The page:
24 Jan 2013: ICT 1 Daily Summary – Sayedee, Mubarak Hossain, Chowdhury

Today the Tribunal heard matters in the following cases:

  1. Chief Prosecutor vs. Mubarak Hossain: Report on Progress of Investigation (Accused not Present)
  2. Chief Prosecutor vs. Delwary Hossain Sayedee: Resubmission of Defense Closing Arguments (Accused Present)
  3. Chief Prosecutor vs. Salauddin Qader Chowdhury: Application for Contempt Proceedings (Accused not Present)

Tribunal-1 extended the bail period of Mubarak Hossain, whose case is currently in the investigation stage, until February 12, 2013. The Tribunal directed the Prosecution to submit its Progress Report regarding the investigation by February 12, 2013. The Prosecution stated that they received the Investigation Report on January 24, 2013 and need two weeks to submit the Formal Charge.

On January 24, 2013 Mizanul Islam, defense counsel for Delwar Hossain Sayedee completed the Closing Arguments based on the charges and Abdur Razzaq began the defense arguments based on legal points.

The Defense counsel for Salauddin Qader Chowdhury filed an application under section 11(4) of the ICT Act 1973 requesting contempt proceedings be brought against the Daily Jugantor, its editor and publisher Salma Islam, and staff reporter Swapan Dash Gupta.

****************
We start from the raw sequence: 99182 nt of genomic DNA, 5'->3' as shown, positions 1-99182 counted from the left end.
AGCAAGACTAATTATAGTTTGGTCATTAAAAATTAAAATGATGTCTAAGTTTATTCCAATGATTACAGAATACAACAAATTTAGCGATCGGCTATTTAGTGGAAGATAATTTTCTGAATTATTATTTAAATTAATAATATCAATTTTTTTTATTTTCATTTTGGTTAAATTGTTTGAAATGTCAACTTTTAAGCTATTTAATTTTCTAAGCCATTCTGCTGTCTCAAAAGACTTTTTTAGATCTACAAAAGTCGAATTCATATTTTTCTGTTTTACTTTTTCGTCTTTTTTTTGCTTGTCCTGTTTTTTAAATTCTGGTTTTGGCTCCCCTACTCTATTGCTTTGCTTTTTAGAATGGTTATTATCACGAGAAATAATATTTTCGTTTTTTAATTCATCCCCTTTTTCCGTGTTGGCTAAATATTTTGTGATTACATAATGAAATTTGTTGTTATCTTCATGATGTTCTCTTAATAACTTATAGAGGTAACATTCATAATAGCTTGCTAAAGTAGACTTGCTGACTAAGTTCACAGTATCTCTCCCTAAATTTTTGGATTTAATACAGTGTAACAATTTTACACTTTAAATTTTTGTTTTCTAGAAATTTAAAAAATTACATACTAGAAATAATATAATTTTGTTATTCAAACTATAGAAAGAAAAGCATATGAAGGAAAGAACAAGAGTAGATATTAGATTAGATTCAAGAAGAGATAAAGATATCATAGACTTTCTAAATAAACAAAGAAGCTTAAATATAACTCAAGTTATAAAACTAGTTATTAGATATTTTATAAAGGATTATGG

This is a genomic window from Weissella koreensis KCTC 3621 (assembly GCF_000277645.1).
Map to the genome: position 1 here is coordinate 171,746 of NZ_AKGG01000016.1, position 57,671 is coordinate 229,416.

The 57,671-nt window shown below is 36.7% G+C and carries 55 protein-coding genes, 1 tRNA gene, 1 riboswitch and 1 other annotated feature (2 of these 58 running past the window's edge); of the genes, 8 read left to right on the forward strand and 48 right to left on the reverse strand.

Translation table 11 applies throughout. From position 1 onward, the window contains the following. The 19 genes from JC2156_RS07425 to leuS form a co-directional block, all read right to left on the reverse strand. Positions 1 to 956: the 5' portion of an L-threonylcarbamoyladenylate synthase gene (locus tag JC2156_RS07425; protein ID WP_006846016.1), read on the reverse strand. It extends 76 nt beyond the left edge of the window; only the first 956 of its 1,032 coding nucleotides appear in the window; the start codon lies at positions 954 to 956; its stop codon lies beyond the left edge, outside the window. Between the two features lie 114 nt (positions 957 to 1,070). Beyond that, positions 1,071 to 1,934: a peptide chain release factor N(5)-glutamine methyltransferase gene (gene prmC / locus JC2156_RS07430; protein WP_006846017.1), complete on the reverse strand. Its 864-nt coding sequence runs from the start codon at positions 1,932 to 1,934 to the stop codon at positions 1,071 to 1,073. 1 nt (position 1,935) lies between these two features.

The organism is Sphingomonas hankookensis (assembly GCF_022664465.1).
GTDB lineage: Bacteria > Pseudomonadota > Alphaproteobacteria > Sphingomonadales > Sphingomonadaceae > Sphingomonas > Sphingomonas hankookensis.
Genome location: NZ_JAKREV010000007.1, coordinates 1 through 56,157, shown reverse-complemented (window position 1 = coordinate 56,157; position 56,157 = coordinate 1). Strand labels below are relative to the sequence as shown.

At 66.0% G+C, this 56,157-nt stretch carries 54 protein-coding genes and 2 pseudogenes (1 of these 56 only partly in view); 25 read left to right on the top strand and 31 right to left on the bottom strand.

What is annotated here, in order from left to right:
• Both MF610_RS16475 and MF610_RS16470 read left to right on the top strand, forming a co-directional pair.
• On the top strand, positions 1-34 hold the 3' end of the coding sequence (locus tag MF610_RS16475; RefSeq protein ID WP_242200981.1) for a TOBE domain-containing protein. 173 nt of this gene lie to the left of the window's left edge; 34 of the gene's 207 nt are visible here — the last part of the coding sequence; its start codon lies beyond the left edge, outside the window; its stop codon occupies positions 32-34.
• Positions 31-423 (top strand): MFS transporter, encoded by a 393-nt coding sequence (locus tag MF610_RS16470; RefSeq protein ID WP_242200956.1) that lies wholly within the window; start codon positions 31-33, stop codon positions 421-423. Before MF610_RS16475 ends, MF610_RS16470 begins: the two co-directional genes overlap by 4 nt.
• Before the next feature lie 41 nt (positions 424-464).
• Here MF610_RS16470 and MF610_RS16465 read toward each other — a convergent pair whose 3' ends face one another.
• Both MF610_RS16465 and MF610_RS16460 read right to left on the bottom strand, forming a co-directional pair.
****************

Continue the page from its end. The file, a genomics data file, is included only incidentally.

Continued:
Chief Prosecutor vs. Delwar Hossain Sayedee
The Defense continued with Closing Arguments for the 5th consecutive day, having begun January 20, 2013. Mizanul Islam concluded arguments on the specific charges against Sayedee, addressing Charges 12, 14, 15, 17, 18 and 19. Senior Defense counsel Abdur Razzaq then presented the Defense arguments on the legal issues of the case.

Charges 12, 14 (in part), 15: killing and damage in Hoglabunia village
The Defense argued that Charges 12, 14, and 15 should not actually be distinct charges as they all deal with alleged events in the same local at the same time. Mizanul Islam submitted that the former Chairman himself had admitted that charges 12 and 15 are the same. Hoglabunia and Parerhat Hindu village, as referred to in t charges, are actually the same place. Mizanul Islam also asserted that the portion of Charge 14 pertaining to damages in Hoglabunia Hindu Village should also be part of a single charge. He asserted that the victims of the alleged incidents are same and that all the charges address one incident in Hoglabunia Village, Parerhat. Charges 12 and 15 allege the killing of 14/15 Hindu civilians as genocide and Charge 14(in part) alleges destruction in that village.

Mizanul Islam alleged that the Prosecution relied on the testimony of prosecution witnesses 1, 3, 4, 5, 6, 9 and 12 to support these charges, but that none of these witnesses provided sufficient evidence of the Accused’s alleged involvement. He stated that Mahbub Alam Hawlader (PW 1) did not clearly identify which Hindu Para he was talking about during his testimony. Mizanur Rahman Talukder (PW-3) did not mention any Hindu Para in his testimony and did not describe the alleged incident of looting. Mizanul Islam alleged Sultan Hawlader (PW-4) described the same incident as occurring on May 7 and 8. He stated that Mahtab Uddin Hawlader (PW-5) described the alleged looting of Charge No 10, but that the prosecution mistakenly tried to establish that he gave testimony regarding Charges 12, 14 and 15. He claimed that Manik Prashari (PW-6) only gave testimony regarding Charge No 8. He further alleged that Altaf Hossain Hawlader did not describe specifically any incident that allegedly occurred at Hindu Para of Parerhat or Hindupara of Hoglabania.